With COP27 just having just been concluded in Egypt earlier this month, there is a renewed spotlight on climate change. For the first time, the wealthier nations have agreed to set up a fund to provide relief to the developing countries who often suffer the most from the climate change-related natural disasters caused by emissions from those same wealthier nations. Though it may take a few years to take effect, it is a triumph nonetheless for these smaller nations.
Payment Ponderings - A GPC Blog
Cybercriminals targeting ATMs and POS machines had to take a break with the rest of the world during the pandemic as worldwide lockdowns forced the closures of brick-and-mortar businesses, restaurants and stores. Online business surged and in-person cash and card transactions dipped. However, two years on, as business returns to normal and people go back to pre-pandemic ways of spending, the cybercriminals are back and, it seems, with a vengeance!
As with many payment trends, the pandemic accelerated the remittance industry to go digital and allow for fintech innovation to put pressure on traditional means of remittances. A remittance can be described as one person sending money to another, often in another country. It is a multi-billion dollar industry with hundreds of millions of migrant workers sending money home to their families, in order to assist with education, healthcare and other every day finances. In many cases, these remittances fully support their families in their country of origin. Very often, bank accounts are not involved.
Despite the skeptics and the critics, cryptocurrencies are here to stay. For a little while longer, at least! If you have been interested in the concept for a while or are just starting to figure things out, you may be wondering how you can take advantage while it’s still a hot topic. As ATM operators, there is an added revenue opportunity that arises with the widespread interest in getting on the cryptocurrency train. According to Coin ATM Radar, there are more than 35,000 Bitcoin ATMS – or BTMs – in the US, and over 2,500 in Canada. Here's what you need to know.
The effects of the pandemic have had some obvious negative outcomes on the payments industry over the past two years. Lockdowns, reduced economic activity, travel bans and forced closures of businesses have led to sharp decreases in transaction volumes and values. But with countries opening back up and society learning to live in the new normal, what can we expect to see in 2022?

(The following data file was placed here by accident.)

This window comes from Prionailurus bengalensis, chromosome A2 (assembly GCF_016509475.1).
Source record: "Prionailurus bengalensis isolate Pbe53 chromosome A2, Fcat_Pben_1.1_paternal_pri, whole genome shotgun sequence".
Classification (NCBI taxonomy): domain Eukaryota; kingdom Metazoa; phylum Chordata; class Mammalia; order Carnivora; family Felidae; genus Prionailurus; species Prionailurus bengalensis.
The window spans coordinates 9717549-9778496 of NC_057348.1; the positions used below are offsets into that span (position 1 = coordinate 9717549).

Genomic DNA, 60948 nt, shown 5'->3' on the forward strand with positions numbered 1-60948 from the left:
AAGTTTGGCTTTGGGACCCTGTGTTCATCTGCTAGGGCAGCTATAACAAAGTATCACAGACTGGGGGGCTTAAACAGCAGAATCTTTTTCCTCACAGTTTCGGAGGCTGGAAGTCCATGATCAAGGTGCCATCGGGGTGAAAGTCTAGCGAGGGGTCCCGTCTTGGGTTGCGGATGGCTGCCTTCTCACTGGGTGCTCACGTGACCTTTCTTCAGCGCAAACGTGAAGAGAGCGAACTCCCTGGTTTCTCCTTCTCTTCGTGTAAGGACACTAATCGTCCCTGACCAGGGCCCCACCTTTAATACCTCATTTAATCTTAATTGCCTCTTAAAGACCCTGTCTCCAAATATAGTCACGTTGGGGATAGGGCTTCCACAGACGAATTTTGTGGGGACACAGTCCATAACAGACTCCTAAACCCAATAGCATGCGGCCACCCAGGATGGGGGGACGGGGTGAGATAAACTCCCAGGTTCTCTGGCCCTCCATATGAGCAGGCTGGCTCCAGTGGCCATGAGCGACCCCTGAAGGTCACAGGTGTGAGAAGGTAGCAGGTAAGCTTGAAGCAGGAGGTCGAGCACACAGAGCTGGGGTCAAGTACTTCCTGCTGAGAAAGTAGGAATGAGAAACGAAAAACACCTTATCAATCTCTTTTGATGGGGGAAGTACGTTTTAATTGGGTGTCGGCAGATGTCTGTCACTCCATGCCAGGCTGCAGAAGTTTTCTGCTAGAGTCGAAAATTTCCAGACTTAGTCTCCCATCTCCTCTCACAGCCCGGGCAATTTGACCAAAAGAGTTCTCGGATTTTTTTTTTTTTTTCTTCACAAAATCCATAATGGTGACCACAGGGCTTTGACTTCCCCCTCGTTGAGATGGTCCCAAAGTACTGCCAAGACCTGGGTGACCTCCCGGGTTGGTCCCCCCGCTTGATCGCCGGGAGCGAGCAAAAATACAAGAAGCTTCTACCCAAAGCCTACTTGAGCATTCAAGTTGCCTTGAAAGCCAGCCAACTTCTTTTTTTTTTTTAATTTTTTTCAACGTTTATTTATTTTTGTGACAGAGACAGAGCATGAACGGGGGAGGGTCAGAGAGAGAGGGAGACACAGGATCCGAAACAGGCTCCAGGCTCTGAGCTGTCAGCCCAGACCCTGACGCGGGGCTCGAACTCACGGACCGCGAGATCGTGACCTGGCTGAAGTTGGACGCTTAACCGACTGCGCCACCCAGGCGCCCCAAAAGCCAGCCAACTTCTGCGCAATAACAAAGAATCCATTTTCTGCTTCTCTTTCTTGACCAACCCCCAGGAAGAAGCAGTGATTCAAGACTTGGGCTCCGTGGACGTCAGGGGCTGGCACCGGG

There were several common themes in all payment reports from the end of last year, reporting on payment trends throughout the pandemic:
Have you recently bought something online and been given the option to pay in instalments over a period of time, rather than the entire amount at once? I am guessing that you have seen this option plenty times! While the concept of microlending is not new (it has been around for over a decade), this trend, referred to as “Buy Now, Pay Later” or “BNPL” is one that has seen dramatic growth over the past couple of years, i.e., post pandemic.
While vending kiosks held the largest share of the interactive kiosk market in 2021, the market for banking and financial services kiosks is expected to witness the highest growth of the Compounded Annual Rate of Growth (CARG) of 6.3% by 2027. The sector is projected to grow from USD 28.8 billion in 2022 to 39.2 billion by 2027.
As our world becomes increasingly smaller and more accessible, there is an expectation that things move instantaneously. Money transfers are no exception. Unfortunately, cross-border payments are still lagging, mostly due to archaic banking systems and differing laws and regulations between countries. Currently many cross-border transactions are handled through intermediary banks but this is clunky and inefficient. Legacy cross-border payments lack transparency and because nobody owns the cross-border experience there is low transparency, low predictability, and no standardization.
With all of the attention these days, and particularly following recent global events, on the rise of digital payments and businesses going cashless, you may be wondering what sort of role cash and ATMs will play in the future. Are ATMs still relevant? Will they be in 10 years’ time? As a company that pushes digital payments as the way of the future, we also recognise the very real present and future demands for ATMs and smart ATMs. Here, we consider some of the issues.
Pandemic conditions over the last two years have certainly accelerated banks’ digital transformation efforts. Two years later, what lessons have been learned and where can banks still improve?